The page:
Bread has most often been used as an accompaniment to a meal in Italy but it is also often used as part of a recipe such as salad (Panzanella, a salad made with fresh vegetables and stale bread), soup (Papa al Pomodoro, a soup made from a tomato base where bread is used as a thickener), pasta (pasta con mollica where bread crumbs are used instead of cheese), canederli (bread dumplings found in the north east of Italy), passatelli (like an Italian spaetzle served in broth), pancotto (a Tuscan bread soup) and the list goes on!
Today, supermarket and packaged loaves are on the rise as they are being introduced into the marketplace but Italians are now returning to traditional breads. The North is more likely to try the “North American” loaves while Southerners are more likely to consume the highest amount of homemade bread.
Most breads in Italy are made with white flour but whole wheat and ancient grains are now being used and locally produced grains are also being used.
The Mediterranean diet, which has been the staple of the Italian diet, means eating certain healthy foods including bread, but the foundation of the Mediterranean diet has always been about sharing food and eating together. And bread has always been at the center of the table.
After the Masterclass was over, we had a question and answer session and one of the questions that we asked Chef Carlo Maria Ricci, our guide, was what his favourite bread was and he said it was, hands down, focaccia! I asked for his recipe but it was in European measures (all weighed), it was for 4 focaccia’s and there were ingredients that you may not be able to get here (malt paste). I began to decipher the recipe and make substitutions but it felt wrong to change his recipe – in the end, it would have been totally different.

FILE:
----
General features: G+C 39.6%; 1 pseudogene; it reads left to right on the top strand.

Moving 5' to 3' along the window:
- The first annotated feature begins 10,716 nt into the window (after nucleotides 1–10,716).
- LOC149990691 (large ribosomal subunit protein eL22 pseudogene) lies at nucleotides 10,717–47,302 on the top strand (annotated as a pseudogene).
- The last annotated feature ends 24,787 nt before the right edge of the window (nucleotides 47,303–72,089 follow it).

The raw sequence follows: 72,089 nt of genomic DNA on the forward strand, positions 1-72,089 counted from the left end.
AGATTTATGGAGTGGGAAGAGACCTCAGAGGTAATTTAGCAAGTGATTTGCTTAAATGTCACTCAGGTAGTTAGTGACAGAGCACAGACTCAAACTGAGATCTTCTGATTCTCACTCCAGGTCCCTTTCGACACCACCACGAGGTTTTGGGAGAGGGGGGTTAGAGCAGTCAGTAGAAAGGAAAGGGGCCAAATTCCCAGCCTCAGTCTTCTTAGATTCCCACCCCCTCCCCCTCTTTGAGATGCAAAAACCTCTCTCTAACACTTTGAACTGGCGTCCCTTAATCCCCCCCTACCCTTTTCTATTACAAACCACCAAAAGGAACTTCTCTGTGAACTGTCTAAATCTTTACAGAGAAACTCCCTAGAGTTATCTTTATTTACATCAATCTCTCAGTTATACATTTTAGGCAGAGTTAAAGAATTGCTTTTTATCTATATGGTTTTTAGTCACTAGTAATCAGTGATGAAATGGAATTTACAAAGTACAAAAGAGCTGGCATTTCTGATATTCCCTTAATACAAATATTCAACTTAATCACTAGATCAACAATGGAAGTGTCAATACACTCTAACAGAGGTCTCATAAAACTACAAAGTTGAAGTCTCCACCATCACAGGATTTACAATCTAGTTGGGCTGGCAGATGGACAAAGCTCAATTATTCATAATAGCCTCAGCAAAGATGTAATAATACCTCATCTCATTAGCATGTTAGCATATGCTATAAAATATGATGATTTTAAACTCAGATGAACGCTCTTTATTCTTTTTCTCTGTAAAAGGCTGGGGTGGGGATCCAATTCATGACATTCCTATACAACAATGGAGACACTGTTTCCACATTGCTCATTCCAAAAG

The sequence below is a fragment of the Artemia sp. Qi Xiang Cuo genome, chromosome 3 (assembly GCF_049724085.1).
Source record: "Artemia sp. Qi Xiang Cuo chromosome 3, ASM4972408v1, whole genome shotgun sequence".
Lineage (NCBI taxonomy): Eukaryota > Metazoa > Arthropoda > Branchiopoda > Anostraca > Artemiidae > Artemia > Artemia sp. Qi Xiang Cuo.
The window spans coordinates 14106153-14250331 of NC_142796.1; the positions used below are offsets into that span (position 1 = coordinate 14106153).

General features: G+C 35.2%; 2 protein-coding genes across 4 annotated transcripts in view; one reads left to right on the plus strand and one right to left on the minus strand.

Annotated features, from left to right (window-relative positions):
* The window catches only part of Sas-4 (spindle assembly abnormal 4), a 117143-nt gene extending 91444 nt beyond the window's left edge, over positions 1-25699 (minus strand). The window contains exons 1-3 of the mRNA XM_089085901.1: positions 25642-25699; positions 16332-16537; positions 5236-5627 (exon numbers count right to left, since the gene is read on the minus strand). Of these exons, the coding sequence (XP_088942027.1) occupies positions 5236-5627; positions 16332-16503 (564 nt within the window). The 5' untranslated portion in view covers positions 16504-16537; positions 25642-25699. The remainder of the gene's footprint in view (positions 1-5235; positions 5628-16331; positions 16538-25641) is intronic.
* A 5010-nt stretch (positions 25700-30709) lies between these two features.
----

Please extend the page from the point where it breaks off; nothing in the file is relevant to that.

Instead, I’ve shared with you a very simple focaccia using my secret (potato) for a chewier texture. It takes a few hours to rise and is a great accompaniment for your dinner table!
How to Make Focaccia
Focaccia is pizza's plain sister...but fluffier! This focaccia is crispy on the outside and chewy on the inside! A perfect vehicle for an afternoon snack or a super sandwich!
- 200 grams peeled potatoes, cut into chunks (Yukon Gold work best) about 1 cup
- 3 cups cool water, divided about 600 grams
- 600 grams bread (high protein) flour about 4-4 1/2 cups
- 1 tsp sugar
- 2 tsp salt, divided
- 2 1/2 tsp dry yeast (one packet)
- 1-2 tbsp lard or shortening
- 3 tbsp olive oil
- 2 tbsp fresh rosemary
In a medium pot, cook 2 1/2 cups water and potatoes until potatoes are fork tender; set aside to cool.
Once cool (about 120 degrees), place potatoes and cooking water into a blender and puree until smooth; set aside.
In a small measuring cup, add the remaining water and heat to about 90-100 degrees (warm) and sprinkle with the yeast; stir well and set aside for 5 minutes.
In a large bowl, mix together flour, sugar and 1 tsp salt; add pureed potato mixture and yeast mixture, mixing well with your hands until mixture is combined. form into a round dough ball and place back into bowl, covering with plastic wrap; set aside for 2-3 hours (or until triples in volume).
Once the dough has risen, take a large rimmed baking sheet (about 13 x 18-inches) and spread the lard/shortening all over the bottom and up the sides. Wit ha rubber spatula, scrape the dough into the prepared baking sheet and press to the edge of the pan; let rest for 1 hour
Set oven to 400 degrees and drizzle the oil over the top of the foccaccia and let sit for 15 minutes; press your fingers into the dough to make "dimples" and sprinkle with salt and rosemary (if using).
Gently place focaccia in the oven (middle rack is best) and bake for 35-40 minutes or until focaccia is golden on the outside.
Cool, slice and enjoy